I find a peaceful and healing energy near some trees. When I was a young boy I enjoyed climbing up trees, for the view and exhilaration. Once ,at the age of 15, I climbed up a 100 foot tall eucalyptus tree to the nest of a red tailed hawk; I used climbing irons like those of the telephone service technicians. I felt an electric quality to the air, perhaps electrostatic and also a feeling of strength and power.
Today I explore forests and have found some redwood trees and groves which induce a fine degree of serenity, variable from one grove to the next, and not present near all trees or groves. The quality varies, as does the intensity, and can t times be slightly unpleasant, of a slightly depressive and dizziness quality.
The Legacy of Luna, by Julia Butterfly Hill is a sweet story about a young woman who lived at the top of a redwood tree for two years. This is an extraordinary and sensitive account of life with an ancient redwood tree, a living and wise companion for this author, who resonated with her, via inner song and power that shines forth from each page of this book. This site perched high in a tree is clearly a luminous place, powerful and healing in nature.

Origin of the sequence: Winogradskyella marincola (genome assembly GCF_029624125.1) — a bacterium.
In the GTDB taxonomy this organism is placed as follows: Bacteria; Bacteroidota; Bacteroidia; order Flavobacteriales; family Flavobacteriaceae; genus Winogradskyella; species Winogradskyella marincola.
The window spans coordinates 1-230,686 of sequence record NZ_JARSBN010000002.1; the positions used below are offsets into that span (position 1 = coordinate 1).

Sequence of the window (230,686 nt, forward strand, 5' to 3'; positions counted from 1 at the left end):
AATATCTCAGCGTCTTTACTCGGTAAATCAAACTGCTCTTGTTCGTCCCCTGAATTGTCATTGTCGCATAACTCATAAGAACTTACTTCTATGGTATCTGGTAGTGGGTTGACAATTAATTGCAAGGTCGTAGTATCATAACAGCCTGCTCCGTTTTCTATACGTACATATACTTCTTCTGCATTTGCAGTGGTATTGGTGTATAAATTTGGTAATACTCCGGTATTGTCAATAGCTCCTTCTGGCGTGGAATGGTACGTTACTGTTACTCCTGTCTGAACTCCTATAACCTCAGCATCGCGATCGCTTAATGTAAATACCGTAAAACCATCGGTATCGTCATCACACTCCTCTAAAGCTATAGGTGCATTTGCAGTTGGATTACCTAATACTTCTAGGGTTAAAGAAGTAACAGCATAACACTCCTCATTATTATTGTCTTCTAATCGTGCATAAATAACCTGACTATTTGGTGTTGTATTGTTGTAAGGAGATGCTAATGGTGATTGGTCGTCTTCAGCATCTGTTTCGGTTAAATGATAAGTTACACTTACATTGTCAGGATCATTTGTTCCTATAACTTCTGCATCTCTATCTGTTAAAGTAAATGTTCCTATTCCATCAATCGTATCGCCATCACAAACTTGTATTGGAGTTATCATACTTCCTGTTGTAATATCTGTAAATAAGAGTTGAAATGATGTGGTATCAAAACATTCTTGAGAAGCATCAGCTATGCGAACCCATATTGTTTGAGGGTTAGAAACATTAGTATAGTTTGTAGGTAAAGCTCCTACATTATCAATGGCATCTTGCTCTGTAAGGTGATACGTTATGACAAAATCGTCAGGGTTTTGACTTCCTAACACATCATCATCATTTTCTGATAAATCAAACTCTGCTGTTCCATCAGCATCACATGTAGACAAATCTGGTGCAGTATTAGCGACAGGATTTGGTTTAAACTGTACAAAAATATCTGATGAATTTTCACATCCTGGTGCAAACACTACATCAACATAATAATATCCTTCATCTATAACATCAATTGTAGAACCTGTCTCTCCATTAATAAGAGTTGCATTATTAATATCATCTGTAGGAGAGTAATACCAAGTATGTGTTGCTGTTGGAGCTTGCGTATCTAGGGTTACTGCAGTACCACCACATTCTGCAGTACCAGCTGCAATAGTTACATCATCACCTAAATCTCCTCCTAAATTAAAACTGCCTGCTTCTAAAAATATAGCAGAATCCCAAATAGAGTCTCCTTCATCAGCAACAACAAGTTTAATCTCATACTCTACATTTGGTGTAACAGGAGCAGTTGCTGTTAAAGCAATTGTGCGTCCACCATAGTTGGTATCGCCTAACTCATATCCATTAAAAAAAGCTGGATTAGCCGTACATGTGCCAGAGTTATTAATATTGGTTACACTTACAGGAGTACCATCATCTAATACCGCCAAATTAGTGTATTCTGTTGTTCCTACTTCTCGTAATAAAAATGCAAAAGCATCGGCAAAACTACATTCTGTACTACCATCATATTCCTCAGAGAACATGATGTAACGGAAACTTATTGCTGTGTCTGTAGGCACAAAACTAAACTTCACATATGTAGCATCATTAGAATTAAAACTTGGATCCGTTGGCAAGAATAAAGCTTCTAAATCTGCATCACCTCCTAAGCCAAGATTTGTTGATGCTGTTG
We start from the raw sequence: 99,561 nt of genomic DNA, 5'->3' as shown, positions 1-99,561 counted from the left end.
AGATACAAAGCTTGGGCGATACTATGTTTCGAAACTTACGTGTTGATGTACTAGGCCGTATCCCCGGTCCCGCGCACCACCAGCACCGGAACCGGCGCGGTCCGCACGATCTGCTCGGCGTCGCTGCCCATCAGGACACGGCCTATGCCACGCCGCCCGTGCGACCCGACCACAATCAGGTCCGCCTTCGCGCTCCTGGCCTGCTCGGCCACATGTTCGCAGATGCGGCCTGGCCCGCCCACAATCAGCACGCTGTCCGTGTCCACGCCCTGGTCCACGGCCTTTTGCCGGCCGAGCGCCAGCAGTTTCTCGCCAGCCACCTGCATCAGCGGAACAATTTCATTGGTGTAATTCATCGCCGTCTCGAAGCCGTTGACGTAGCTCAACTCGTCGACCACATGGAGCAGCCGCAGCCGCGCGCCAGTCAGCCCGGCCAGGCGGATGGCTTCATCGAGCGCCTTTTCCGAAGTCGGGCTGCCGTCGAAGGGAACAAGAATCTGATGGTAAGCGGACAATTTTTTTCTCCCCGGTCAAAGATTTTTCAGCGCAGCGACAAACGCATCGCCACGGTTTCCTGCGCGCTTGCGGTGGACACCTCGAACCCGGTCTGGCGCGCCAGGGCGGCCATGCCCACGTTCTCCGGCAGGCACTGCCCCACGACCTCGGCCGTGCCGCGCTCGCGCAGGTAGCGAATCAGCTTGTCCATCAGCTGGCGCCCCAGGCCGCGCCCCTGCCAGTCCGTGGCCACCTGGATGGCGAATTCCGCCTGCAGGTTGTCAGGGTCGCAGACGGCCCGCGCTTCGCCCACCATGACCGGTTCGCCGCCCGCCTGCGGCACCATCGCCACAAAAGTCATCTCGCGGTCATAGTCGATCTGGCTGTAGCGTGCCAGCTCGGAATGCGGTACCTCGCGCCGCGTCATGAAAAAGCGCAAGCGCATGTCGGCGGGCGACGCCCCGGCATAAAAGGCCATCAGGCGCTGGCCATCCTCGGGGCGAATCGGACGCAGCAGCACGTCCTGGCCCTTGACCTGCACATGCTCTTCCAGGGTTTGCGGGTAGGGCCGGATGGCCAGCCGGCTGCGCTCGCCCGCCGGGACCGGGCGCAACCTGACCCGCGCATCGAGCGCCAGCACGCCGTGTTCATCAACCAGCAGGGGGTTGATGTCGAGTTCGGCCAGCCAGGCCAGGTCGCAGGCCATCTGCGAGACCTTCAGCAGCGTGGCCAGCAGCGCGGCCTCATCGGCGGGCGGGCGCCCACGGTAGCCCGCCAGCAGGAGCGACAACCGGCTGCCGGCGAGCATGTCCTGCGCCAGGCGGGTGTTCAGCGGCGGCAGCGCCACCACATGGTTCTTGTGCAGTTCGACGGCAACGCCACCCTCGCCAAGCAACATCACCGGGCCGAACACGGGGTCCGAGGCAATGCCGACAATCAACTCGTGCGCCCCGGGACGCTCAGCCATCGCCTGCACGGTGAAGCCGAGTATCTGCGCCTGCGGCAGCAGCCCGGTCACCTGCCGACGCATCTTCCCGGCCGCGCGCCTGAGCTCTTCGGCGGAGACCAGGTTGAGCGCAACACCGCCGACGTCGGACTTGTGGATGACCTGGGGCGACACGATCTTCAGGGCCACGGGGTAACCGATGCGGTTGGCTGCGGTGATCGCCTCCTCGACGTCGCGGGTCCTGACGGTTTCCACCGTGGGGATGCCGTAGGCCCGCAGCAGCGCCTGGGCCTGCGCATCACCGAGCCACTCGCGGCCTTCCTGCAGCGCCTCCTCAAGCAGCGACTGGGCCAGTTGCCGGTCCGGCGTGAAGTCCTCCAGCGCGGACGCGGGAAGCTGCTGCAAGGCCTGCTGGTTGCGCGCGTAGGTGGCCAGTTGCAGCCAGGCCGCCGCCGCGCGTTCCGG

John Muir also found a perch high in a fir tree of the Sierra Nevada, during a storm; it appears to have been a high lite of his life (chapter 10, The Mountains of California).
Another fascinating tale of life in the trees is recounted by Marina Chapman, in her book, The Girl With No Name (1954). She was kidnapped, age four, and abandoned in the Amazon jungle. Alone, she grew up, a feral child, who learned from monkeys how to survive, including climbing to the top of the jungle canopy. Life above, in the tree tops was so good that she spent as much time there as possible, including sleeping. Her perceptions are pristine, and shares her unique perspective on many aspects of life, including relationships with various people of the modern city environment.
For those who prefer not to climb high up in a tree, consider these options: On your next hike into the forest, take a lite weight hammock and tie it between two trees. This is a great way to rest and enjoy the wilderness lying down, napping, reading or meditating. If you plan on spending the night in the forest, then try a tree tent (include the bug net).
Paul C Adams (c) 2016 updated: 6-23-16